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It’s all about the Biscuits and Gravy!

May 11, 2010

Photo by Gerik Parmele

Fried Trout, Biscuits and Gravy with Chunky Applesauce

Summers at “the lake” were glorious.  My parents had a summer cabin on Lake Wallowa located on the high dessert of the Wallowa Mountains and the little town of Joseph, Oregon.  Old Chief Joseph is buried near the shores and the area is rich with Indian lore and modern day cowboys.

The cabin had only two bedrooms but that didn’t matter.  The whole family came, summer after summer,  knowing we would be sleeping on any available flat surface including outside on the porch.  The nights were always very cool so we snuggled under the layers of homemade quilts watching the shooting stars and listening to the raccoons and skunks rattle through the garbage can and everything else they could find that was of interest.

Dad loved to fish and Mother went along to make sure he didn’t fall in the lake or some other silly excuse.  Truth be told, she loved to fish as well.

Most early mornings were disturbed by the putter of the fishing boat as it pulled away from the dock.  We snuggled back into the warm covers knowing that “yanks” would grace our breakfast table when they returned.  “Yanks” are really little land locked salmon which the Department of Fish and Game kept stocked along with trout in the lake.  The rainbow trout were much heartier and while still tasty, were generally everyone’s second choice.

As much as we loved the fish, breakfast on those beautiful summer mornings were all about the biscuits and gravy. Mom also made fresh chunky applesauce to go along and we even served the applesauce on top of the biscuits and gravy.  So important was this particular family food tradition, we would measure a prospective new husband or wife by how quickly they could be talked into trying the sweet and creamy concoction.  The keepers were the ones who ended up loving it as much as we did.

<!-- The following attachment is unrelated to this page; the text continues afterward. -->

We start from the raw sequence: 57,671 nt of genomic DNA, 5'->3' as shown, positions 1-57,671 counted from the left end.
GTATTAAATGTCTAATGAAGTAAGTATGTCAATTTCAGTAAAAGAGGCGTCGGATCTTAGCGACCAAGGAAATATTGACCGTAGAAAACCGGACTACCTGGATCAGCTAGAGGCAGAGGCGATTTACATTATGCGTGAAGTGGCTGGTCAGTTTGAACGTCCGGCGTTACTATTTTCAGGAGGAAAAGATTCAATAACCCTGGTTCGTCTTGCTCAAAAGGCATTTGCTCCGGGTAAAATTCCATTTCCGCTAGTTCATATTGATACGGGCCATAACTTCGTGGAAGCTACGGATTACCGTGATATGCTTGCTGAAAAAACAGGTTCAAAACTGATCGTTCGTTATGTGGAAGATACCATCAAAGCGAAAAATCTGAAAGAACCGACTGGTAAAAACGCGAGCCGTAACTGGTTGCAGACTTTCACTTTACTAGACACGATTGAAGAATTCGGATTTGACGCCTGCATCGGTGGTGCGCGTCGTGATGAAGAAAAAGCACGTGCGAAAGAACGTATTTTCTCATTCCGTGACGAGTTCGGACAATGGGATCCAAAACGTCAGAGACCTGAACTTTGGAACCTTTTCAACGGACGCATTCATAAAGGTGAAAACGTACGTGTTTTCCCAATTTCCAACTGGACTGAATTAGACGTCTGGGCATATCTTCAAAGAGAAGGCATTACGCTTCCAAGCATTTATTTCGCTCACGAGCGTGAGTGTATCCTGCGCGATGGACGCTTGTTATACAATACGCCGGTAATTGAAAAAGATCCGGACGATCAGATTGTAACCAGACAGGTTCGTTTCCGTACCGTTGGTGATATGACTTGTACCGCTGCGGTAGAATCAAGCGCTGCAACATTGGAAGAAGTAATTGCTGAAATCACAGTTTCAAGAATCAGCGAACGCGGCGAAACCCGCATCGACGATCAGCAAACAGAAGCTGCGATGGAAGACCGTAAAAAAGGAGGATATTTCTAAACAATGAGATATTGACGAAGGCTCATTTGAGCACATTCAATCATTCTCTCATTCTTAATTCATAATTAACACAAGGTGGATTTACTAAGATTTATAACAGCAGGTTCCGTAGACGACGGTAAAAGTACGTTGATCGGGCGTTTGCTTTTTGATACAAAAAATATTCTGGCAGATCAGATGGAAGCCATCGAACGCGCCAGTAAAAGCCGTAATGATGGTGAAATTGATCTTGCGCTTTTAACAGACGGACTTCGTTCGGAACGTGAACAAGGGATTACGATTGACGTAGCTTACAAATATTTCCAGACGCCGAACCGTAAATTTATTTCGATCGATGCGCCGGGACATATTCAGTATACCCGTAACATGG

Now that my husband and I live in the Midwest, we have switched to salmon fillets because of availability. Our friend, Ken Scott, who knows how much we’ve missed the taste of fresh trout and who loves to fish, caught a mess of fresh trout. Bringing it by, it begged for an old fashioned breakfast just like we had at Lake Wallowa.  Thanks Ken!

Fried Trout (or any other fish of choice)

Mom seasoned flour really well with salt and pepper on a large dinner plate

Dredge the cleaned trout in the flour mix

Melt real butter in a skillet, usually 1 stick for 4 nice sized trout

Fry until the flesh flakes easily and the fish is crispy golden brown

Mom’s Sinkers (another name for her biscuits!)

Photo by Pat

4 large 3” biscuits

2 cups white flour

½ tsp soda

2 tsp baking powder

1 tsp  salt

1/3 cup shortening

2/3-1 cup buttermilk

Heat oven to 450 degrees.  Mix the dry ingredients in a bowl.  Rub the shortening and flour together just using the tips of your fingers.  It makes thin flakes of the shortening and it’s those thin flakes that make the biscuits so flaky.  Stir in the buttermilk.  Just stir until it comes together into a soft ball.  Place the dough on a floured surface and lightly fold the dough over its self a couple of times.  Roll out to about 1 inch thick.  Cut with a large empty but clean tuna can so the biscuits are really big.  Pour enough oil in a 9×13 glass baking dish, enough to coat the top and bottoms of the biscuits.  Place a cut biscuit in the oil and turn it over in the oil and push it in place.  Follow with the other biscuits.  Bake 15 or so minutes or until the bottoms are golden and the centers are done.  Serve while warm.

Southern Cream Gravy

Makes 4 cups

1 stick of butter

½  cup flour

1 qt. milk

1 tsp. salt

½ cup sour cream

Melt the butter in a medium sized skillet

Add the flour to the melted butter, stir and cook a few minutes

Add the milk and stir until gravy has thickened

Season with salt, adding more if needed

Stir in the sour cream just before serving

Some people like pepper added, most of us didn’t care for it.

Chunky Applesauce

Makes 4 servings

4 large red delicious apples, peeled, sectioned and cored

(The best apples for applesauce are Transparent and Gravenstein apples if you can find


½ cup sugar or more for taste, we like it sweet

water for the bottom of the pan

Put about ½ cup or more of water in a medium sauce pan.  Water needs to cover the bottom.  Pour in the apple pieces and sprinkle with sugar.

Cover and let simmer until the apples soften, stir and mash occasionally.

The apples may be pureed in a food processor or left slightly chunky.

Serve warm or cold nestled right up there with the biscuit and gravy.

Published in the Columbia Daily Tribune May 12, 2010

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